Middle identification for rhesus monkeys is influenced by number but not extent

Scientific background

In recent decades, a wide amount of studies have shown that animals master different numerical tasks ranging from numerical discrimination, ordinality to simple arithmetic. Nevertheless, the investigation of middleness concept, which requires the identification of the middle item in a series of identical items, are sparse.

The research question

The goal of this study was to explore if monkeys can learn the abstract concept of middle and if they can apply it to novel item and numbers.

The experiment and the results

We designed a video game for monkeys where they can earn a candy by selecting the middle dot in a horizontal row of three dots. In an initial phase, to make monkeys understand which the “good” item was, we differentiated the dots’ appearance: only the middle dot was solid red, while the lateral ones presented a white cue.

At test, monkeys chose the middle dot even if the dots were all solid red and appeared at new locations on the screen. Monkeys continued to select the middle item, also when these were of a new color and more spaced apart; indicating that they did not rely on visual items’ appearance and on the absolute distance of the middle item from either end of the series.

Nevertheless, all these rows comprised three items, thus it was still possible that monkeys used an absolute numerical cue and not a middle one, since the middle item in a row of three always was the second from either side. To disentangle between the use of absolute –the second- or a more abstract strategies, we increased the number of dots to seven.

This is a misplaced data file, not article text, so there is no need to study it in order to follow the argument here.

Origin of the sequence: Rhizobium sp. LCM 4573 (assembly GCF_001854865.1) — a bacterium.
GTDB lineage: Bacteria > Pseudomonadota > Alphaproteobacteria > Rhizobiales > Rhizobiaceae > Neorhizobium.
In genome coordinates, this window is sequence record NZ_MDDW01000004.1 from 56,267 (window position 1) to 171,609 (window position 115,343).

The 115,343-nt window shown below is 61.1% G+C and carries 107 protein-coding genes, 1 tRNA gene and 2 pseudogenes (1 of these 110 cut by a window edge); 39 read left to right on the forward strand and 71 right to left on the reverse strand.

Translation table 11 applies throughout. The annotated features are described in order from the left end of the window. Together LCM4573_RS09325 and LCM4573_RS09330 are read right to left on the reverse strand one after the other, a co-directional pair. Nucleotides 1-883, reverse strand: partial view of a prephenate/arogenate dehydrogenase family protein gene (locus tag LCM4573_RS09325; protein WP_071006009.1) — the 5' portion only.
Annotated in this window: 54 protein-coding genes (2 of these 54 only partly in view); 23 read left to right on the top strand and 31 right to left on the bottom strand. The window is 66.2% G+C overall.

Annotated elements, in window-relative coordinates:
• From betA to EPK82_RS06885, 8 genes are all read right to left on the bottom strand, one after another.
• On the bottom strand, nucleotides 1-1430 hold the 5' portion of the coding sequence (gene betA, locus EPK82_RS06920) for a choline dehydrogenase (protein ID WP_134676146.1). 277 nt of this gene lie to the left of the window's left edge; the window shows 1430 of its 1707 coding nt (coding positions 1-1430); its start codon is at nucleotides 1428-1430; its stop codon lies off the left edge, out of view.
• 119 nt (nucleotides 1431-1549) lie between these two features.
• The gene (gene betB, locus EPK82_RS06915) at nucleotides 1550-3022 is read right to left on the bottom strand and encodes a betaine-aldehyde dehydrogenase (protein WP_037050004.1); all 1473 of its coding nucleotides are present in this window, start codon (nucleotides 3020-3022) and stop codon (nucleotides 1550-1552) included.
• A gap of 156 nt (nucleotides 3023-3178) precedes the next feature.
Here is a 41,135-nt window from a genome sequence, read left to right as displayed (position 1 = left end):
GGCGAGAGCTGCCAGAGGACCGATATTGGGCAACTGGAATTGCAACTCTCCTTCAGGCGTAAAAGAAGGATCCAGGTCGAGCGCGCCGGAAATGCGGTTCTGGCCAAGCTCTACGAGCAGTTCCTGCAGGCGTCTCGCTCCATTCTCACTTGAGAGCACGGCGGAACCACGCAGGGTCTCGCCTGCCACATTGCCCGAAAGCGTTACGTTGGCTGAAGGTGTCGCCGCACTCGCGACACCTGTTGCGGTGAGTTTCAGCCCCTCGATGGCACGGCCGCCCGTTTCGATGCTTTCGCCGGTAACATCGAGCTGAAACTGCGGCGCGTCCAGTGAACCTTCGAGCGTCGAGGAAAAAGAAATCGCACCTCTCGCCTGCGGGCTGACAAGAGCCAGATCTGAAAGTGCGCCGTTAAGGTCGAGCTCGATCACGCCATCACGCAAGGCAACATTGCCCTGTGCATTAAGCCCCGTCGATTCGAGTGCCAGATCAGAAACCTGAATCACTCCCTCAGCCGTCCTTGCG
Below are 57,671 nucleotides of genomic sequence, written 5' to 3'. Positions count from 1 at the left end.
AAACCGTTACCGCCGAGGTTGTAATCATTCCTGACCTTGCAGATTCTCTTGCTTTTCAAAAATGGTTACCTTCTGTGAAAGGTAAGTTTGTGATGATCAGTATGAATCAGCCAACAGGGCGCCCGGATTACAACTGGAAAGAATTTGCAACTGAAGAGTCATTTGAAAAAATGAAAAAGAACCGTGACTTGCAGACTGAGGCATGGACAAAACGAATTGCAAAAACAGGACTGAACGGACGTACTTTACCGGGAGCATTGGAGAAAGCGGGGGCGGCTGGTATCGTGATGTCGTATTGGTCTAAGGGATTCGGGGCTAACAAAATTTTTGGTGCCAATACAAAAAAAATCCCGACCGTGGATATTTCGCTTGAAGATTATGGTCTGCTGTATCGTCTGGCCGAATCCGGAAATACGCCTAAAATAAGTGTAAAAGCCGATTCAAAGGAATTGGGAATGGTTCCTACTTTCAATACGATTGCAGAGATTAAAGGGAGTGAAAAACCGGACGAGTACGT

Monkeys selected the middle item and neglected the second ones, proving that they applied a middle strategy and not an absolute numerical one.


Monkeys can spontaneously extrapolate geometric relationships and flexibly use them to novel and larger series. Interestingly enough, we found that the number of items – but not the overall length of the row, affects monkeys’ accuracy. The decrease of accuracy as the number increases is a clear “signature” of a reasoning based on the “number sense”, indicating that monkeys count the number of items on either side to identify the middle one. We are now working to directly prove how numbers affect middle identification on monkeys.

Scientific publication

Rugani, R., Platt, M.L., Chen, Z. Brannon, E. M. (2020). Middle identification for rhesus monkeys is influenced by number but not extent. Sci Rep 10, 17402.